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The members of Rotary Club of St. Thomas Sunrise took a test Tuesday morning and found themselves with some surprising results. The group took the "2014 National Drug IQ Challenge," part of the observance of Drug Facts Week, Jan. 27 through Feb. 2, which is sponsored by the National Institute on Drug Abuse.

The group was quizzed by Halroy "Skip" Williams, the son of Toya Andrew and the late Art Andrew, serves on the Council on Alcoholism and Drug Dependence (COAST) along with a host of other community agencies, including the St. Thomas Historical Trust, for which he is secretary; the Humane Society of St. Thomas as a volunteer; and a volunteer on the Governor's Office of Veteran's Affairs, where he uses his extensive military background. Williams retired as a major in the Air Force.

On Tuesday, Williams wore his COAST hat and brought home the chilling facts of drug use. (The quiz is linked at end of story)

The first question asks what percentage of 16- or 17-year-olds drove under the influence of drugs or alcohol in 2009. The Rotarians guessed about 3.6 percent; the answer is almost twice that: 6.3 percent. This means out of 200 teenagers, more than 12 drove under the influence. (And this is based, of course, on those caught.)

Williams said, according to the Centers for Disease Control and Prevention, car accidents are the leading cause of death among people aged 16 to 19.

Unfortunately, it isn't news that regular cigarette smoking is the leading preventable cause of disease and death in the U. S.

However, it was news to most Rotarians that a study that followed 1,000 people for more than 38 years who started smoking marijuana regularly as teens actually lost IQ points as they got older. And they never get them back. It's a sobering fact. Answering audience questions, Williams repeated, "never, ever” did they get the IQ points back. “Even if they quit as adults," he added.

This means for people of average intelligence, a loss of 8 to 10 points could drop them into the lower third of the intelligence range. This cannot be stressed enough to young people.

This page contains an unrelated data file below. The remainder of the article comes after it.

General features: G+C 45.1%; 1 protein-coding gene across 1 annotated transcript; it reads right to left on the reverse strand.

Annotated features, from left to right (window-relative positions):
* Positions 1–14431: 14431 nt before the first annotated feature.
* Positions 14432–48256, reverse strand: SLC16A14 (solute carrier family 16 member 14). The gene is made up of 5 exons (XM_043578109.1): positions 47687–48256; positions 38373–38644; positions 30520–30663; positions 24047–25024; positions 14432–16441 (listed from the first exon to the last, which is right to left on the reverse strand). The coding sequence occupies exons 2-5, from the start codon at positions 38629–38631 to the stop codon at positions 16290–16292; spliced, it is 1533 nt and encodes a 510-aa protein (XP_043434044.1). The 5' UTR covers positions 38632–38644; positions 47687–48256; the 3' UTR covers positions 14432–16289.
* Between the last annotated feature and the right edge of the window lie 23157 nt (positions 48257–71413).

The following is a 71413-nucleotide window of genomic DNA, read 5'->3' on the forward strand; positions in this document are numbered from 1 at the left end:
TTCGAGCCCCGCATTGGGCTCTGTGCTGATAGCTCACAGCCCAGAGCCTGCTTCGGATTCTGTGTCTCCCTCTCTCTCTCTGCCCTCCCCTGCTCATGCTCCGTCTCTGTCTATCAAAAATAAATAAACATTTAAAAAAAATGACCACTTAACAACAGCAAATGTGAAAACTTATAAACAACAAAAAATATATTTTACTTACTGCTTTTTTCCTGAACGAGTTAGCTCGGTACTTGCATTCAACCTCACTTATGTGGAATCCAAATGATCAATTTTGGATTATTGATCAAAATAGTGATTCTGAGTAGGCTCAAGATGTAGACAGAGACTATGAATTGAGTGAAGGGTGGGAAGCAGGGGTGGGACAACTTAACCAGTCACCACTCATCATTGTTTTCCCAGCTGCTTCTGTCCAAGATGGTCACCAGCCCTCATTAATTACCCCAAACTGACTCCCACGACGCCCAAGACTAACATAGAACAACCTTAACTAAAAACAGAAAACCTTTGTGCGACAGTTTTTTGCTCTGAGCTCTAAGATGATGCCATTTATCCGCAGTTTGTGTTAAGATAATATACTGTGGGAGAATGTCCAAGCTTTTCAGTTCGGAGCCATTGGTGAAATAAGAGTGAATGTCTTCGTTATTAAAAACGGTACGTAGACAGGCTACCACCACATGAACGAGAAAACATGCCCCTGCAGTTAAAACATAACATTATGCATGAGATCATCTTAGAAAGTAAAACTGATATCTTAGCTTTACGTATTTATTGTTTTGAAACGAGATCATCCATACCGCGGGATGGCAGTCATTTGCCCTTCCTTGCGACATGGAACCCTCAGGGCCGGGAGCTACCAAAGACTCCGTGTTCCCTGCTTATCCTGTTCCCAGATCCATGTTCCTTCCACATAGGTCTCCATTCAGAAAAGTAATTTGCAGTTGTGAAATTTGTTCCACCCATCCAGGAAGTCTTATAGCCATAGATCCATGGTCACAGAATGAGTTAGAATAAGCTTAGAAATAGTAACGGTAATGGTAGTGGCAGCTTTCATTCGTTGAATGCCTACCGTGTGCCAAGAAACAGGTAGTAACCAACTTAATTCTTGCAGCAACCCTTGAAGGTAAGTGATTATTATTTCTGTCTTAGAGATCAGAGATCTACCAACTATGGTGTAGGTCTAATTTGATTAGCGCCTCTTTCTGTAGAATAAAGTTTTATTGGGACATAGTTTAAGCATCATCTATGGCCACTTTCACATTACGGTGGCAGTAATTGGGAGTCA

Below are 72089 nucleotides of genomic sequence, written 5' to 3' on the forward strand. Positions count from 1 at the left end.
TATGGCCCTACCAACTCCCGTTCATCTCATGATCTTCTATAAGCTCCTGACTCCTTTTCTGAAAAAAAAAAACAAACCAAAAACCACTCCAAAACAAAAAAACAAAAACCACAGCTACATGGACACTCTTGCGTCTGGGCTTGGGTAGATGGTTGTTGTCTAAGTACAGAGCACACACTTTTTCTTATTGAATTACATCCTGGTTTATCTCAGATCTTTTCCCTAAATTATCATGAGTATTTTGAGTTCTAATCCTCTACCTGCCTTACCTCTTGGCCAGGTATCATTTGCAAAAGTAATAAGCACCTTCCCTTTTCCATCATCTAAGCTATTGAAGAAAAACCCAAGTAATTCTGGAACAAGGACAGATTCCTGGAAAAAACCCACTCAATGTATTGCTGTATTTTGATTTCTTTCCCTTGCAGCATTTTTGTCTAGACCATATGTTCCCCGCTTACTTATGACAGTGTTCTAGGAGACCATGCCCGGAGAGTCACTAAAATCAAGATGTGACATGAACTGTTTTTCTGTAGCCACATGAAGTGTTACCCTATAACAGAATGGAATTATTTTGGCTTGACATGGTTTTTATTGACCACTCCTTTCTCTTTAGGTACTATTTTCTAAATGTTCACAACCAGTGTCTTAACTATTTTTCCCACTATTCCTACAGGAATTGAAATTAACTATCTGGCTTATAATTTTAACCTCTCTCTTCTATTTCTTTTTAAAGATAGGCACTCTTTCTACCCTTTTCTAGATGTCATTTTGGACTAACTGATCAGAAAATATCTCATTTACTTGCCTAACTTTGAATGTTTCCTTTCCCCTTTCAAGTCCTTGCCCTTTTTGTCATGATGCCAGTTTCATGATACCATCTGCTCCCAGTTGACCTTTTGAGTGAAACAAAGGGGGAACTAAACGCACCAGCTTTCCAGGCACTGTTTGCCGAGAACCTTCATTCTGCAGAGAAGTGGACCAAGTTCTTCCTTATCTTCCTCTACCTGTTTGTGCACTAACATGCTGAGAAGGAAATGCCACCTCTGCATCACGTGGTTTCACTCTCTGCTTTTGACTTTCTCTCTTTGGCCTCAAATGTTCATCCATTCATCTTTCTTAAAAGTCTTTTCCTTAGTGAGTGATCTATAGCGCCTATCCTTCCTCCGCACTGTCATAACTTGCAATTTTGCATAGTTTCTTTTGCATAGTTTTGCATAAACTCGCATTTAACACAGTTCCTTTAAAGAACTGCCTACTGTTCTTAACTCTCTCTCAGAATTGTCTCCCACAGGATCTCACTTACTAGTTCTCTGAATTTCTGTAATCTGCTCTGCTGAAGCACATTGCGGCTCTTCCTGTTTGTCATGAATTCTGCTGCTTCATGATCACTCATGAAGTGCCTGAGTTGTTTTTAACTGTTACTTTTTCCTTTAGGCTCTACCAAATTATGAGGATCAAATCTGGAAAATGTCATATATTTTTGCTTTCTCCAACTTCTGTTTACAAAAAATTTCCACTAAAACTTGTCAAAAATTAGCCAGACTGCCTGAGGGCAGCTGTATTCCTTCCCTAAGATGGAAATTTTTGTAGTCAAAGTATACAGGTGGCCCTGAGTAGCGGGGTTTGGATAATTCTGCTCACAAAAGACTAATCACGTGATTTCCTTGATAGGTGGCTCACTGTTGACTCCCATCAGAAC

Williams wound up the discussion with two Brainiac Bonus questions, the answers, which the group got right, are frightening.

Q1) Repeated drug abuse can change the brain's reward system. Three of the five suggested answers are correct: This means that large quantities of the chemical dopamine flood your system, creating the "high"; things that normally make you happy aren't fun anymore; and drug cravings become nearly impossible to ignore.

Q 2) Which is the last part of the brain to mature? A. The prefrontal cortex, which powers our ability to plan, solve problems, control our actions and make good decisions. If the brain gets flooded with drugs, it can affect a teen's cognitive abilities.

The National Institute on Drug Abuse site is overflowing with information on dealing with drugs.

Speaking after his presentation, members asked him about the island's tradition of alcohol consumption. Alcohol, being legal, he agreed with the audience, is the most pervasive drug on the market. He lamented changing what he calls "something ingrained in us, in our culture." He said, "We don't give it the seriousness it really needs."

Willams said later that after returning to the island, he’s gotten much more involved. “What I see as a regular civilian, young people driving while smoking weed and drinking, is very unsettling."

He said, "We have to keep trying to educate the youngsters and not give up. It is very important."

Flemon Lewis, organizer of the Law Enforcement Planning Commission’s annual Night Out Against Crime, said the V. I. National Guard and the U. S. Army recruiting office both have programs to combat drug and alcohol abuse locally.

Department of Education spokeswoman Ananta Pancham said Tuesday that there are no such programs in the public schools.

Williams is one of a series of speakers the club has invited to speak in its Practice Peace initiative. Peace and conflict resolution is one of Rotary International’s six areas of focus and will be the core focus for Rotary Sunrise during its 2013-14 Rotary year.

Rotary’s 107th birthday is Feb 21, also known as World Understanding and Peace Day, which is being targeted as the kick-off date for a major peace summit.

The local Practice Peace Initiative Planning conference is Feb. 19. To join with our community members to work in and toward peace in our tiny home island, call 777-8144 or 643-6550. The following link contains full information.